Tomorrow, October 20, is Spirit Day, a day dedicated to the support of lesbian, gay, bisexual and transgender (LGBT) youth and the outreach to stop and speak out against bullying. Spirit Day, a fairly recent recognized day of acknowledgment, was organized by Brittany McMillan in 2010. She created it in response to the LGBT youth suicides that had been caused by bullying.
Now recognized annually on October 20, The Gay and Lesbian Alliance Against Defamation (GLAAD) encourages all individuals to wear purple in honor of those who have or are still struggling with their sexuality. Whether you’re straight, gay, bisexual, transgender, lesbian, or even unicorn, this day is meant to teach you that bullying is not and will never be justifiable. The color, purple, representing pride on the rainbow flag, promotes awareness of bullying and its effects and any resources available for LGBT youth, including the Trevor Project and the It Gets Better Project.
As well, Facebook is becoming involved in order to help further spread Spirit Day’s message of hope and support by encouraging its users to tint their current profile pictures purple. Tomorrow, Facebook will be turning two of its pages purple as well. Twitter, Tumblr, Google + and various other social networking sites are also participating in this fight against bullying.Many celebrities and public figures have taken time to address the issue of bullying in the past year. Stars such as Wicked‘s Kristin Chenoweth, Jersey Shore‘s Vinny Guadagnino, the NBA’s Shaquille O’Neal, and activist Chaz Bono have all participated in GLAAD’s most recent campaign Amplify Your Voice!. It’s a compilation of PSA videos that highlight the powerful effects of speaking up against bullying.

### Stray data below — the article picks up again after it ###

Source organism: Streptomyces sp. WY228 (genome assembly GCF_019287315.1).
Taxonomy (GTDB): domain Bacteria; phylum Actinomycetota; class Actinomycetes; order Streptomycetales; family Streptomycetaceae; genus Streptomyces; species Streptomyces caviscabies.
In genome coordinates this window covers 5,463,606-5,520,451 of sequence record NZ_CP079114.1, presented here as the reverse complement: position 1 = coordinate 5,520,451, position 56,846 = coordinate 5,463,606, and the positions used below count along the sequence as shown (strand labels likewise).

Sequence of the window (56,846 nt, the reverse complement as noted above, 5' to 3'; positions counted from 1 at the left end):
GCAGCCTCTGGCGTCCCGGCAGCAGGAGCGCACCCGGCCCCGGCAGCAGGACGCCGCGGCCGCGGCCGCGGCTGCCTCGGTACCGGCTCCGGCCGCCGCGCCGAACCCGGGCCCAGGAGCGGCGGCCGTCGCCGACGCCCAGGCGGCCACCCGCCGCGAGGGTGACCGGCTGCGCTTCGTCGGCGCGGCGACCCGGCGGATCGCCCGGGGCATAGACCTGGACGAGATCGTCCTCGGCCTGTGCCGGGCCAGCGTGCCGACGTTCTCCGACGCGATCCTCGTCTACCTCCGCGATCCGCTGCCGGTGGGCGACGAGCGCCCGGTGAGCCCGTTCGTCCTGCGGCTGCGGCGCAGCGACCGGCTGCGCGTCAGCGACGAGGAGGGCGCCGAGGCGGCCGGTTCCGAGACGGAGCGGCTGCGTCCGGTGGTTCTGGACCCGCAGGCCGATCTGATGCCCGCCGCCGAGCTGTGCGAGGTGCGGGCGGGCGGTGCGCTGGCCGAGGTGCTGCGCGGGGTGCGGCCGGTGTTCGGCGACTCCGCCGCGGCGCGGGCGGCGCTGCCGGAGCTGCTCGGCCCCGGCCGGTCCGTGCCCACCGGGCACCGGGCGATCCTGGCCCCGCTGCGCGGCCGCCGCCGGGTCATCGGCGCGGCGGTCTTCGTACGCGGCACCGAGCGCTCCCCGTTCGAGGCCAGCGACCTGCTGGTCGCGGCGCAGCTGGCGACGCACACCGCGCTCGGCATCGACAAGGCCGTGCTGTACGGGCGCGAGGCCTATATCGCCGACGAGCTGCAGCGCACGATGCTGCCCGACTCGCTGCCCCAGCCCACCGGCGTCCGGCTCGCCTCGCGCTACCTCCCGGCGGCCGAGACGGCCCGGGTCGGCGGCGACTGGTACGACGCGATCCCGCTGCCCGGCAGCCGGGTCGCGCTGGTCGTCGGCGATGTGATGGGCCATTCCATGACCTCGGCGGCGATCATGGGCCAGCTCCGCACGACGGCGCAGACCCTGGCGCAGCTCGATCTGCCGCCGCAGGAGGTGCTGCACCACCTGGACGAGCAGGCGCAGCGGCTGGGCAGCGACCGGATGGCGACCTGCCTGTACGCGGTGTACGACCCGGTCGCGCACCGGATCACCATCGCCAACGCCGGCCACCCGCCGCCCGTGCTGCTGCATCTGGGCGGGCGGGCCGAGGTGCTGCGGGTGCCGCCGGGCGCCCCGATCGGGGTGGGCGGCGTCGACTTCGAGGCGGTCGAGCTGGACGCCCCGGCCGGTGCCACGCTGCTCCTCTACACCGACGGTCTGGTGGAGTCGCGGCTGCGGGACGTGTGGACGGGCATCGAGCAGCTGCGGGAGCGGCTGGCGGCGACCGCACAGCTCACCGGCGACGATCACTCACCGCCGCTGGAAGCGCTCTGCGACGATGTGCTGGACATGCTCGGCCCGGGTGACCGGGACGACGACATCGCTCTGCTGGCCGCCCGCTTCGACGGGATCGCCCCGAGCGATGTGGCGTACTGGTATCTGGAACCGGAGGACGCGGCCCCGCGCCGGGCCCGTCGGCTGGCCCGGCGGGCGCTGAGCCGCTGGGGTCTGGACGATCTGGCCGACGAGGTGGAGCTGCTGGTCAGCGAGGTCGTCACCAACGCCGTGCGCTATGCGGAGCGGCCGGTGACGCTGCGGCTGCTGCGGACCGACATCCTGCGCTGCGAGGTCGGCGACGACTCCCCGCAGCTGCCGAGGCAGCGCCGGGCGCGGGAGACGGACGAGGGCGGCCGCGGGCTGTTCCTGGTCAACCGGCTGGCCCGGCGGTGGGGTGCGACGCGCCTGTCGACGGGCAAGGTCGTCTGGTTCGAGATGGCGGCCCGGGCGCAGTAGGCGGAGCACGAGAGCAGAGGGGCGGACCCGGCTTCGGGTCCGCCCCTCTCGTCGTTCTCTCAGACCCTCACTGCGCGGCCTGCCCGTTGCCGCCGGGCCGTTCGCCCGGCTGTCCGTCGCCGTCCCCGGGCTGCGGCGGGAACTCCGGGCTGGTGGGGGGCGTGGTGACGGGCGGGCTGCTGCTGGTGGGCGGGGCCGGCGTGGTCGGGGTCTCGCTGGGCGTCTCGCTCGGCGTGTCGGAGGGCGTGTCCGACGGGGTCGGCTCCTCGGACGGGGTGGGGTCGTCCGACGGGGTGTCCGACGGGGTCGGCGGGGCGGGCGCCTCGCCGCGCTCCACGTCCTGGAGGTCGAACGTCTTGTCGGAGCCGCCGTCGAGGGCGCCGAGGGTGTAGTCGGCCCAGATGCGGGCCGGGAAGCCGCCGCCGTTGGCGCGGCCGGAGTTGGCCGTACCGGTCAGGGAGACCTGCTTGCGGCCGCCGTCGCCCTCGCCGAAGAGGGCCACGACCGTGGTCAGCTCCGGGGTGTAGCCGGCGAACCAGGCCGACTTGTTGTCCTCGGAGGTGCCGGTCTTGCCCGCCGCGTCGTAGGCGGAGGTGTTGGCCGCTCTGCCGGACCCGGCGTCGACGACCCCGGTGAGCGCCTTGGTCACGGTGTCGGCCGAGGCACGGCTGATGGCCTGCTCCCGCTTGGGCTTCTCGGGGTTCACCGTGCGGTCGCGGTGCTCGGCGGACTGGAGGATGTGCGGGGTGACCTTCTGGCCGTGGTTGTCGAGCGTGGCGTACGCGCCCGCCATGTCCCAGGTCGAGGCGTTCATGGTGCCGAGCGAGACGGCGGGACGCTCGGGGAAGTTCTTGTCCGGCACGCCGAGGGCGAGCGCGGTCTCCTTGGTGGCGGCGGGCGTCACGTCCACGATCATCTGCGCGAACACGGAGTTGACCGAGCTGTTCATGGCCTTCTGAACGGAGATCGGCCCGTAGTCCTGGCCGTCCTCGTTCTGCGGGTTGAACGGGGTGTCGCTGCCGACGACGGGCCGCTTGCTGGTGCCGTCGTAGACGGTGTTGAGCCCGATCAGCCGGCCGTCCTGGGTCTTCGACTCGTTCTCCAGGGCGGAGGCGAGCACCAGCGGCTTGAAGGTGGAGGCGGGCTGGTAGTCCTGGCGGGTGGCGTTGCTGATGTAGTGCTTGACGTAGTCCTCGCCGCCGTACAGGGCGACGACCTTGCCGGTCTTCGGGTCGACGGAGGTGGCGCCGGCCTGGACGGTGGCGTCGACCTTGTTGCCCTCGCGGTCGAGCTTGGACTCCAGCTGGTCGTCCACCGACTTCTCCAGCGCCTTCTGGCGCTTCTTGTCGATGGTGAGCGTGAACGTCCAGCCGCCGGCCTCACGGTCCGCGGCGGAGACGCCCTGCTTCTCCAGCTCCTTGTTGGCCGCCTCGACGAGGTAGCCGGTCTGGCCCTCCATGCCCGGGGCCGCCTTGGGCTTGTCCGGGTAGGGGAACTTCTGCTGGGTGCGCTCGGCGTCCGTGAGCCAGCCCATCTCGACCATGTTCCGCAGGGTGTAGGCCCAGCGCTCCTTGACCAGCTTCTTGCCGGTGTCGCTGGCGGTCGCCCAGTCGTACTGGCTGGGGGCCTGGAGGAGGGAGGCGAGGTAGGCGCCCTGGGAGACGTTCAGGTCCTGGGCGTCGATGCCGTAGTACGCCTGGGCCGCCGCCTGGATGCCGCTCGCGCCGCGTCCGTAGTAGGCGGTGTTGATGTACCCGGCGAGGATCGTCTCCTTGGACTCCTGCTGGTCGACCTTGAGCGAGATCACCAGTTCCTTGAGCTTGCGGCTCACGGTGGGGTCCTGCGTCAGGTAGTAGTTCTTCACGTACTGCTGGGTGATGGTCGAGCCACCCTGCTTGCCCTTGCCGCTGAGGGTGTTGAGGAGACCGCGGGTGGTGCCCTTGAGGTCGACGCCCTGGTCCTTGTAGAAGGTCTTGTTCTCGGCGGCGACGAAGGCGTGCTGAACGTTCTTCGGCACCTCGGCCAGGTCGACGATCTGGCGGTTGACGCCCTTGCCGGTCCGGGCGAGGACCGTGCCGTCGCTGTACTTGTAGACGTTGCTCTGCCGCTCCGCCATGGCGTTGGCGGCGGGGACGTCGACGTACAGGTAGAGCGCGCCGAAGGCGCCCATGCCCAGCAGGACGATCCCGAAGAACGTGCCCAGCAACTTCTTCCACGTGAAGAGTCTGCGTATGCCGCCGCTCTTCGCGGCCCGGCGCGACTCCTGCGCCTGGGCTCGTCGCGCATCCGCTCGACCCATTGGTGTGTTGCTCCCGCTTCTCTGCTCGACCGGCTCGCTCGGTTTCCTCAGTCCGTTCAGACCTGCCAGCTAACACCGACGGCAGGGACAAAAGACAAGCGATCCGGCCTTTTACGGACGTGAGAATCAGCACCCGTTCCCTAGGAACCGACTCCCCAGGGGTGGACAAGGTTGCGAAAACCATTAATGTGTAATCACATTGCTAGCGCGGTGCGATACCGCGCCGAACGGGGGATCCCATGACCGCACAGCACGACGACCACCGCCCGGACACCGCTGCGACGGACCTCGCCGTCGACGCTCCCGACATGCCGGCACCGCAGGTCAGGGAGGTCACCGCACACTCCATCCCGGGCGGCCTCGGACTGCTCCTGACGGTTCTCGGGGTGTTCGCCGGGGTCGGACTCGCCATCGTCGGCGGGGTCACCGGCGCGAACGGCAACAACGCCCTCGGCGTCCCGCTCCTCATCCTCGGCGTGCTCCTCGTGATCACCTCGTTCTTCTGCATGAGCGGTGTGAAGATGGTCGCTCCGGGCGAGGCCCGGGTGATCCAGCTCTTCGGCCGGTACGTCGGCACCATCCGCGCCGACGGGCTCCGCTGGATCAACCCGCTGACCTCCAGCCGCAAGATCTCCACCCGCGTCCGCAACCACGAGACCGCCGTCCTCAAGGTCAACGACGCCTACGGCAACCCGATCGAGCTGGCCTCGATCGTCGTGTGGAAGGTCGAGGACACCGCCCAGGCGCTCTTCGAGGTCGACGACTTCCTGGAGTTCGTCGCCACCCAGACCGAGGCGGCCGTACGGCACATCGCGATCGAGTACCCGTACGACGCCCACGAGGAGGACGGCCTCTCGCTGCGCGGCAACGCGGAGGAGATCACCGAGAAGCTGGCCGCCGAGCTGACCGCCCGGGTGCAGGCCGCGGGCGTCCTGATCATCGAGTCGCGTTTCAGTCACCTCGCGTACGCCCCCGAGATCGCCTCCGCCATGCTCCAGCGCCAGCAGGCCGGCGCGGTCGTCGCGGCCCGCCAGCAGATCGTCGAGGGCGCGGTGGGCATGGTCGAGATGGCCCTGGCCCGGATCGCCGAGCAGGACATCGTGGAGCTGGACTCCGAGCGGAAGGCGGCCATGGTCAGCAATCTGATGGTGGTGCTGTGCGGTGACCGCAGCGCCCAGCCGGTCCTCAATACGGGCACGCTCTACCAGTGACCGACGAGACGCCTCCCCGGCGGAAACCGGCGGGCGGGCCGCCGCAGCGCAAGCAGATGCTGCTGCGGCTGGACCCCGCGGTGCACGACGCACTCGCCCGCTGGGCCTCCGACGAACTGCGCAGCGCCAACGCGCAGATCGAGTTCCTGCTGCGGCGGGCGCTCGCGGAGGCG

Glee actress Dianna Agron says, “if you are bringing a child into the world, you should be willing to accept them in any reality…Unless someone has committed a violent or hateful act, why should we judge?”
Zachary Quinto, known for his role in the Star Trek remake, recently went public about his hidden homosexuality in an interview with New York Magazine. Quinto, also inspired by the death of LGBT bullying victim Jamey Rodemeyer, “it became clear to me in an instant that living a gay life without publicly acknowledging it is simply not enough to make any significant contribution to the immense work that lies ahead on the road to complete equality.”